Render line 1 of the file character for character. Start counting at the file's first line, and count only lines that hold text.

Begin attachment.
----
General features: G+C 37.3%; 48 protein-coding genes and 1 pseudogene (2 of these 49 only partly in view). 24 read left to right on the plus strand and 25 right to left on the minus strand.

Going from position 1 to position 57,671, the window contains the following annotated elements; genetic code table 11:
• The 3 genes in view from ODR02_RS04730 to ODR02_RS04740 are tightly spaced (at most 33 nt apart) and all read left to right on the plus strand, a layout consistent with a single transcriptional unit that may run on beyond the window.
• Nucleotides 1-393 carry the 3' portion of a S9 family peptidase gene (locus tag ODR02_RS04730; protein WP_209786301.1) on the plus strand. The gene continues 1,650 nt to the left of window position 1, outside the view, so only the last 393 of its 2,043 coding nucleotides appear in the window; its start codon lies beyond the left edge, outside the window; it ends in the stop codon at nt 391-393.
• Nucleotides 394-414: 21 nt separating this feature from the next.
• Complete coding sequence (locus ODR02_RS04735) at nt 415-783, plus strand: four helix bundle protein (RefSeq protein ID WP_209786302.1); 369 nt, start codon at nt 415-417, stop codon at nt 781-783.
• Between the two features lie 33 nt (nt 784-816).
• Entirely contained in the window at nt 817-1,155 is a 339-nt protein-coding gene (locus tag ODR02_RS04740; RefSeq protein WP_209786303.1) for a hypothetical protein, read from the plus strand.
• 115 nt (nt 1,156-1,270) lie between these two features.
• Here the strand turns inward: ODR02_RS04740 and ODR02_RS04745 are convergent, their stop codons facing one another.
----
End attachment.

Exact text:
General features: G+C 37.3%; 48 protein-coding genes and 1 pseudogene (2 of these 49 only partly in view). 24 read left to right on the plus strand and 25 right to left on the minus strand.